The origin of science in Greece: the Ionian School
1986/02/01 Bandres Unanue, Luis Iturria: Elhuyar aldizkaria
Formerly the Greeks knew two types of rites: one Olympic, another ectonic and two mythologies. A. A. C. What We Have The few documents of the sixth century reflect the existence of two types of culture: the elusinian mysteries and the orphic. From this dark and combative world will emerge two branches, on the one hand Olympic mythology, on the other the first philosophy and science.
According to Herodotus, orphism was brought from Egypto. It had its cosmogony; the night of fertilization in which it was found provoked the root of the world, which was distributed in Oratza and the Earth, presenting the father and the mother of life. Between these two circulated the winged spirit of the Light, sometimes known as Eros. This spirit joined the parents and from this wedding the Son of Heaven was born: Zeus . The mysticism of the time palpated the path of the invisible through these symbols. These orbiting ideas were incorporated into Greek idealist philosophy and through it into Christianity.
From this initial origin came two currents of philosophical thought: the philosophy of the Jonia of Asia Minor, natural/rationalist, and the mystical Pitagorism of southern Italy.
Ionian school: Mileto Miletus
While the beginning of the history of Science in Greece dates from the sixth century BC, it must be taken into account that other bases had already been established. Around 1.00 BC iron was known and used in Greece. On the other hand, Greece's relations with Egypo and Mese potami were current. Therefore, the phenomenon of Greek science is not an isolated fact.
These factors cause many Greeks to leave their peninsula on islands and coasts of Asia Minor. Thus, at the end of the 8th century BC the Mediterranean coast was full of Greek polis (Hiri): Mileto, Efes (Kolofon, etc.
At this time (9th or 8th century BC) appeared the poems of Homer. In them you can see the reflection of a civilization and we can say that the culture of that civilization was really amazing. However, as we know today, the creation of Greek science had to take several years: The Ionian science was published in the sixth century BC in Mileto. At the port of this city, crossroads between Asia and Europe, they frequented the merchants of Egypo, Phoenicia and Greece, becoming one of the richest coastal cities.
Its inhabitants knew many different peoples, religions, ideas, languages and customs. Therefore, it is not strange to know that they were throwing many questions. However, the questions began to collect and classify the answers and thus their interests became part of new fields: astronomy, physics, mathematics, biology, medicine and cartography.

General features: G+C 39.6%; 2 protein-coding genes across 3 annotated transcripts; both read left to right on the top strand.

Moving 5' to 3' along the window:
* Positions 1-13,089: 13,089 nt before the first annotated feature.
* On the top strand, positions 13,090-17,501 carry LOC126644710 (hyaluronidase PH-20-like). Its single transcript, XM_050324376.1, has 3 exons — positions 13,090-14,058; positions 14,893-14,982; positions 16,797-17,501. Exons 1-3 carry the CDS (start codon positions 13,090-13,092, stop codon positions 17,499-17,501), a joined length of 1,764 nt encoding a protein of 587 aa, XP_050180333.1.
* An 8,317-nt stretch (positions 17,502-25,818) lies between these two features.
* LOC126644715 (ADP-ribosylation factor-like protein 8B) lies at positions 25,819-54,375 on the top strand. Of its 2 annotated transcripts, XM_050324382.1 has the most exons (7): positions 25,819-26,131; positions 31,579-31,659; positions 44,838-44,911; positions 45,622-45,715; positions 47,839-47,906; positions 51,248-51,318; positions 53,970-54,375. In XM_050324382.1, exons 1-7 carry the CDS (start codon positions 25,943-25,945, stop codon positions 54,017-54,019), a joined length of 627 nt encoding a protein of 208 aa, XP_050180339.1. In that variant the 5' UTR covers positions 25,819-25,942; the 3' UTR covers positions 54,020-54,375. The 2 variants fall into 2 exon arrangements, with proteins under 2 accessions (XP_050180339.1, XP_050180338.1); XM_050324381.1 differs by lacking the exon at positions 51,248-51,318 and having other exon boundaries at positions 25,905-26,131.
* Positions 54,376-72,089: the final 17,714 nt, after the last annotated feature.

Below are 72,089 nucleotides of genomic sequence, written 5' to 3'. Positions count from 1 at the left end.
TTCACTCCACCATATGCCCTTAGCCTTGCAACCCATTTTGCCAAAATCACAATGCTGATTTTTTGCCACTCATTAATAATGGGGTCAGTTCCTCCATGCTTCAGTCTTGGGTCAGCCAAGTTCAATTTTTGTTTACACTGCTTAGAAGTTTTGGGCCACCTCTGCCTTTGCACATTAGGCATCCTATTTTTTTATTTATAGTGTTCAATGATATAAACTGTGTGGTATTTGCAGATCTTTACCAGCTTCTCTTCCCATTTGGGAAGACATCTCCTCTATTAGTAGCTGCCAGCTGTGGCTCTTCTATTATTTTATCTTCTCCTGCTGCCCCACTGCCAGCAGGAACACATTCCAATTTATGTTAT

The intelligences of Tales, Anaximander and Anaximen bore fruit in Miletus. These are the first physiologists of history (dynamic research of nature), that is, researchers of physics or natural philosophy, while philosophers were in charge of thinking. Therefore, these first steps imply a physiology which, to the extent that it is not philosophy, assumes the doubt of solving the first obstacles or questions posed by the real knowledge of things that are problems of science.
Tales of Miletus:
He was born in 624 BC and died around 545. He was probably the Phoenician, was a merchant, a mathematical engineer and astronomer. For his fame, Bia de Prien, Klobulus of Rhoda, Pitako of Mitilen, Spolon of Athena, Periandro of Corinth and Kilon of Lazedemonia were considered, together with Kilon, one of the seven Greek sages.
The point of maximum importance of his school was to consider the Universe, as a whole, as something completely natural for the first time and, therefore, to recognize that, apart from the world of mythological gods, it could be expressed with normal knowledge and rational research.
Such, seeing that plants and animals needed water to live, resurrecting an ancient theory, thought that water or humidity were the essence of all things. The idea of expressing all things through a first element aroused a philosophical scepticism, since if iron or wood are finally and fundamentally water, our senses deceive us and we cannot trust them.
From the mathematical point of view Tales was eminently practical. He went to Egypt and invented a method to measure the height of the pyramids. He also invented a method that we do not know today to calculate the distance to the coast of a boat. However, although practical, he did not remain only in the primary, but knowing the geometry of the agriculturalists of Egypo, he departed from the line of geometry, making the following propositions: